A Nice Gesture by Jeroen Arendsen

Various personal interests and public info, gesture, signs, language, social robotics, healthcare, innovation, music, publications, etc.

Tag: UGV

Wirelesss Teleoperation and Visual Telepresence

A major issue in the teleoperation of robots (e.g. UGVs) is the idea that teleoperation can be made easier by creating telepresence. Telepresence is not a thing that is limited to teleoperation, and the term appears to originate from work on teleconferencing. Below is an illustrative video about telepresence. Further down are a few more vids that provide an impression of the sort of camera images an operator has at his or her disposal for teleoperation of a robot.

POC: Kyle D. Fawcett, kfawcett@mitre.org

Telepresence technologies use interfaces and sensory input to mimic interaction with a remote environment to trick your brain into thinking you’re actually in the remote environment. Visual telepresence tricks your eyes into thinking they’ve been transported into a remote environment. This unlocks the brains natural spatial mapping abilities and thus enhances operation of closed cockpit armored vehicles and teleoperation of unmanned vehicles. The MITRE Immersive Vision system is a highly responsive head aimed vision system used for visual telepresence. Videos of MIVS experiments show the effectiveness of the system for robot teleoperation and virtually see-through cockpits in armored vehicles.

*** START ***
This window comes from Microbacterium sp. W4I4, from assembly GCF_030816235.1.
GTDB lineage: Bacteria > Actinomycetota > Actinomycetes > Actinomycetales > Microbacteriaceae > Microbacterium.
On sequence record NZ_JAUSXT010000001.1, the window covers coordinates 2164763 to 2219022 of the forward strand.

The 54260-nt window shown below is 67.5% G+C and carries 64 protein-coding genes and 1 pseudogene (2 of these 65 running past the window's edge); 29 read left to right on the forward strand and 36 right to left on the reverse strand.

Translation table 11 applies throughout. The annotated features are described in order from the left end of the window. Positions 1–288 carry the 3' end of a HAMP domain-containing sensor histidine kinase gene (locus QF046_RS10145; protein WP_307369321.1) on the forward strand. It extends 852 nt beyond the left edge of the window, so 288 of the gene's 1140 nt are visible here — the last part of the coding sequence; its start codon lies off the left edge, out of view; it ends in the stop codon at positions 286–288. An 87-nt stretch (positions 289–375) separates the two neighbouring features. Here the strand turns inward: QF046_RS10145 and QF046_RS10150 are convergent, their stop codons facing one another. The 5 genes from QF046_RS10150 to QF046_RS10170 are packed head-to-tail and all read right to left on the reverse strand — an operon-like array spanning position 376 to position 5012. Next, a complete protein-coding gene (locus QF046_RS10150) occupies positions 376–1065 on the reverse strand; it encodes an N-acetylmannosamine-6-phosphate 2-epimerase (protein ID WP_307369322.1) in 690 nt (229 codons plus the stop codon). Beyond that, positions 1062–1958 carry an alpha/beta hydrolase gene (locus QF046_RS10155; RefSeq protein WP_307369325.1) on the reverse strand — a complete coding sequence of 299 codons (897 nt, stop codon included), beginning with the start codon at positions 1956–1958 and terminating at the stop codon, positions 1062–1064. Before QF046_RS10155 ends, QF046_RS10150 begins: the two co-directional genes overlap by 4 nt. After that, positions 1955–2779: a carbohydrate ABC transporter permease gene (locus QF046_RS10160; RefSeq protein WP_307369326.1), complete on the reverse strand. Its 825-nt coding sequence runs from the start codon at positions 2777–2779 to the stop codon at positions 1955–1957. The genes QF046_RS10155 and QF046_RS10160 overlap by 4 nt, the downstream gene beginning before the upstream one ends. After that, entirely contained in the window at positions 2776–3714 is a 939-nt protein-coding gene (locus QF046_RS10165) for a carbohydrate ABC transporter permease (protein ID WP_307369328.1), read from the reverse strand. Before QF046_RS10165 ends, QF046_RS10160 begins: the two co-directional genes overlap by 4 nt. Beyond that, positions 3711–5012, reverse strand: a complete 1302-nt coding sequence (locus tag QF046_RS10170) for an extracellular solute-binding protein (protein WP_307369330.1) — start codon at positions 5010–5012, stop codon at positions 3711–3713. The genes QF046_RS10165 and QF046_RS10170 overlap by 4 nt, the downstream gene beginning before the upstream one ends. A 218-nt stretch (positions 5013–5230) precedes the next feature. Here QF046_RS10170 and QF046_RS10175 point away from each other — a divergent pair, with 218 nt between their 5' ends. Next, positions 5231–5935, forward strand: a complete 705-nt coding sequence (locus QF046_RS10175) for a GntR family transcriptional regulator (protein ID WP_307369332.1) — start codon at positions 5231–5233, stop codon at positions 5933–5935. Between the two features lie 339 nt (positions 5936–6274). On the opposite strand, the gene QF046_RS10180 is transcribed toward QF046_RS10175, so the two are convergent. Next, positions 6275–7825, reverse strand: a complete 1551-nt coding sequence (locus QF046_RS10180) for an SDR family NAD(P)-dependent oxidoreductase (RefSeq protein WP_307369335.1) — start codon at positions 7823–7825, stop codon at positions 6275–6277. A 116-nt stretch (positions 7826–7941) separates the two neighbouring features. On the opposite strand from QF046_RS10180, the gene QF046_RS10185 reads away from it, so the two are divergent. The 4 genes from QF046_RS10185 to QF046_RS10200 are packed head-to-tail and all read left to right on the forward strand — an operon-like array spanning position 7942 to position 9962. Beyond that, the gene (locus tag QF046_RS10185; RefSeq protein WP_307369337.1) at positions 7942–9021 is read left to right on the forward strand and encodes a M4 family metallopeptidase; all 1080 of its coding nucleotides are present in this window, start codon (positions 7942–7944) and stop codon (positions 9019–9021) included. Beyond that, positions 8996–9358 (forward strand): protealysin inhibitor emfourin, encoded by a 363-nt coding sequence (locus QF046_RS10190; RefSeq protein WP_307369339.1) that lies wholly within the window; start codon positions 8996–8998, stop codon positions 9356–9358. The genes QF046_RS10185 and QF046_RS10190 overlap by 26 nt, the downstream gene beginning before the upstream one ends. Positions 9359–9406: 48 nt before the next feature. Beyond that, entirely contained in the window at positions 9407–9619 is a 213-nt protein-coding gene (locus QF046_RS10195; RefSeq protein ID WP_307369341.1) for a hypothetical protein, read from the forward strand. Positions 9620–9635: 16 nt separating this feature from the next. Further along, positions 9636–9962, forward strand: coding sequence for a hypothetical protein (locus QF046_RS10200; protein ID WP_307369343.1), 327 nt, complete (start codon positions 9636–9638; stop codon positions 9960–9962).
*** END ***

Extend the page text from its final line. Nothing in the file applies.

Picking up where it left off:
Wiimote + 15 Tonnes ‘Robot’ Arm

Lately, I have been studying the teleoperation of UGVs. Many people have tried various forms of gestural interaction to ‘teleoperate’ robots or robotic arms. Here is a nice, larger-than-life example where they control a robotic arm with a Wiimote.

15 tonnes of steel, 200 bar of hydraulic pressure and a control system written in Python. Oh, and a Wiimote.

To be quite honest, I do not think that using a Wiimote for teleoperation is a good idea at all. The only immediate advantage of using a Wiimote instead of using a more elaborate manual controller may well be a better ‘walk-up-and-use’ intuitiveness, although one still has to learn how the Wiimote ‘commands’ are mapped to the robotic arm’s motions, much as one needs to learn this with any other controller. A disadvantage may lie in the limited precision and the limited number of commands that the Wiimote offers. I think it all boils down to a basic ergonomical design of a manual controller for teleoperation. Operators must be able to (learn to) map the controllers options (degrees of freedom and commands) to the robot’s options (degrees of freedom and functions). This will likely involve a lot of prototyping and user testing to see what works best, but there is also quite a large literature on this topic (some of which originates from my current workplace at TNO, for example by Van Erp en by De Vries).

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